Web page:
17 – VOCATIONAL SERVICE
Vocational Service is the “Second Avenue of Service.” No aspect of Rotary is more closely related to each member than a personal commitment to represent one’s vocation or occupation to fellow Rotarians and to exemplify the characteristics of high ethical standards and the dignity of work. Programs of vocational service are those which seek to improve business relations while improving the quality of trades, industry, commerce and the professions. Rotarians understand that each person makes a valuable contribution to a better society through daily activities in a business or profession.
Vocational Service is frequently demonstrated by offering young people career guidance, occupational information and assistance in making vocational choices. Some clubs sponsor high school career conferences. Many recognize the dignity of employment by honoring exemplary service of individuals working in their communities. The 4 -Way Test and other ethical and laudable business philosophies are often promoted among young people entering the world of work. Vocational talks and discussion of business issues are also typical vocational service programs at most clubs.
Regardless of the ways that Vocational Service is expressed, it is the banner by which Rotarians “recognize the worthiness of all useful occupations” and demonstrate a commitment to “high ethical standards in all businesses and professions.” That’s why the Second Avenue of Service is fundamental to every Rotary club.
Below is the link for the slide show from Friday’s program:
by Brad Miller – Membership Development
There are three keys to bringing a new member into our Rotary club – Ask, ask, ask. When new members are queried why it took them so long to find Rotary they often say “I was not asked!” To make it easy for our members I have developed scripts to help.
Simple Script: “Come and join me for lunch on Friday”. If declined, find out when they can join you and follow up.
Intellectual Script: “I think you would enjoy our speaker next week on (blank), come and have lunch with me” (make sure you know what the speaker is about)
Sneaky Script: “We haven’t had lunch for so long, let’s do it Friday and I’ll pick you up -its on me.”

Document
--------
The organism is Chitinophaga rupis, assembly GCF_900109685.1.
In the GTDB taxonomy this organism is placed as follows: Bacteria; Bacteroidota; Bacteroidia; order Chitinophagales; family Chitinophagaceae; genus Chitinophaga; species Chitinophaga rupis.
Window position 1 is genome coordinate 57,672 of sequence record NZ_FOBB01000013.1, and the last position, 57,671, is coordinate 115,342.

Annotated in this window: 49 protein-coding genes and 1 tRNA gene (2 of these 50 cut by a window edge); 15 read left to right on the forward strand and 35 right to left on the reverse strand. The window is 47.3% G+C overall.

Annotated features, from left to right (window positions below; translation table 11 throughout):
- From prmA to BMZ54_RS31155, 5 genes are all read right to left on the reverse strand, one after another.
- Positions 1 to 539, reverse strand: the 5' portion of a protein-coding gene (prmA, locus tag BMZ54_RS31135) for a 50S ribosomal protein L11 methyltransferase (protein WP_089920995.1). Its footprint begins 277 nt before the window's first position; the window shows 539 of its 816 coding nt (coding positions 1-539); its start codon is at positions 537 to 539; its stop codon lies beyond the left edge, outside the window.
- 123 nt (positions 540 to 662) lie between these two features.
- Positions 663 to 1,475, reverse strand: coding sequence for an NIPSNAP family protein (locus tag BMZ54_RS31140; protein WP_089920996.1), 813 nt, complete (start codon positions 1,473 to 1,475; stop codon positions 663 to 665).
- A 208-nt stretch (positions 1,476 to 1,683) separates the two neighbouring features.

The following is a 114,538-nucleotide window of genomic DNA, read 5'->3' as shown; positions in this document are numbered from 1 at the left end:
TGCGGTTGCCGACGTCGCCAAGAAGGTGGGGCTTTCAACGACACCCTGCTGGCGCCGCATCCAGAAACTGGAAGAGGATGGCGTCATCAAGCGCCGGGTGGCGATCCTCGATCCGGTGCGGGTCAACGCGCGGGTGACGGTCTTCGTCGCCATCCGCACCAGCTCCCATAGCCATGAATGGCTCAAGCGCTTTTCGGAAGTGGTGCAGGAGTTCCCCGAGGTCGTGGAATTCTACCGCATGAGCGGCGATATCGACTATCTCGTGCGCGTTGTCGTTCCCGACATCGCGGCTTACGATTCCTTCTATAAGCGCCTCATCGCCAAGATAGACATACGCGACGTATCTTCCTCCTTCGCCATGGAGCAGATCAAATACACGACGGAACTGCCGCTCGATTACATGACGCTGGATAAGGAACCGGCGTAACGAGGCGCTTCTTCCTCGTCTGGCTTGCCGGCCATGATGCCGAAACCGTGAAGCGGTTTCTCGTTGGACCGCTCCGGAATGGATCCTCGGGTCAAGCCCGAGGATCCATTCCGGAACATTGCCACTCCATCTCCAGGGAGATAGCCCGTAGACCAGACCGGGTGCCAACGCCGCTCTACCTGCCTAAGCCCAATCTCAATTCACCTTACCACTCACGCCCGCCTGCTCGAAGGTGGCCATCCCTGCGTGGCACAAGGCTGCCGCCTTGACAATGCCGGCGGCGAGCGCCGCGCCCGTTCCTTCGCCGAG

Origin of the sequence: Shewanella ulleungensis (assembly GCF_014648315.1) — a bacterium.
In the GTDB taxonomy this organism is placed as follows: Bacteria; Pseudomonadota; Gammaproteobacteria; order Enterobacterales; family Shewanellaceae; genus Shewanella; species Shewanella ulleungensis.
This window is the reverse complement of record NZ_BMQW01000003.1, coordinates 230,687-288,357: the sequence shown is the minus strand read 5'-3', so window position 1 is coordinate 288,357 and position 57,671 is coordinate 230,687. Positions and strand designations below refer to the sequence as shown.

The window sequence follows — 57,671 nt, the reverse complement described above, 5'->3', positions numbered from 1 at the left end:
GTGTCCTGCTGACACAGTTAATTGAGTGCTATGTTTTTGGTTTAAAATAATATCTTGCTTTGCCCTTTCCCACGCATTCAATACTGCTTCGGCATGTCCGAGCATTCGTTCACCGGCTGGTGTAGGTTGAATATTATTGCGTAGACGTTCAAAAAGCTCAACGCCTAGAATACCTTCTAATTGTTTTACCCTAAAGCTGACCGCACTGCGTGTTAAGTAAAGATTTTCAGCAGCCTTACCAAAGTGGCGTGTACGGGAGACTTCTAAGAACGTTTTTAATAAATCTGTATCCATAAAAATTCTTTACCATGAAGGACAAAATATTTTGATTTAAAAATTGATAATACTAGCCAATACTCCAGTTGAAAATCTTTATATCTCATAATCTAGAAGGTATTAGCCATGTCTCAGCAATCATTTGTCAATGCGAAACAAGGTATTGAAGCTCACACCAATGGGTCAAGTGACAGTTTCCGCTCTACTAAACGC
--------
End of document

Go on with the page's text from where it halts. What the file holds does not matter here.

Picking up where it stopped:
You can adapt these scripts to your business. As an example the Fasching script: “Come by and get a carwash at 11.55 on Friday. I’ll be in my office” or the Chang script “After I’ve checked your skin for pre-cancerous lesions at noon on Friady why don’t you join me for lunch just before the meeting starts – we’ll be the last to arrive”
You get the idea. Invite a friend to Rotary. ASK, ASK, ASK.
by Brad Miller, MG #68082 Chair
First, the GOOD NEWS – Rotary Foundation has approved the Matching Grant to create a Vocational Carving Center for the Maoris in Hokianga in the North Island of New Zealand. The announcement was received this week and clubs on both sides of the Pacific Ocean are submitting their pledged funds together with their District matching funds. Once submitted the Rotary Foundation (TRF) can wire all the monies to New Zealand into a special account has been set up solely for the purpose of managing the $NZD22,667 for the equipment and materials.
The NOT SO GOOD NEWS – Local clubs had been refurbishing the barn that will house the equipment and training classes, at their own expense. The first phase was $NZ6000 of materials to repair the barn roof and insulate with 5 local Rotarians as the labor.These are NOT matching grant funds.
A huge storm blew much of the roof off the partly repaired building and it has to be redone. The storm blew the corrugated iron so far the pieces could not be found on the property. For any members who have thought about contributing to this project (and obtaining more Paul Harris credit)… now would be a good time! The exchange rate has improved greatly to over $NZ1.60 per U.S. dollar. Contributions of any size would help.
A second phase also budgeted for materials at $NZ6000 to provide drainage, a concrete walkway, electrical, float the concrete floor and paint is on hold.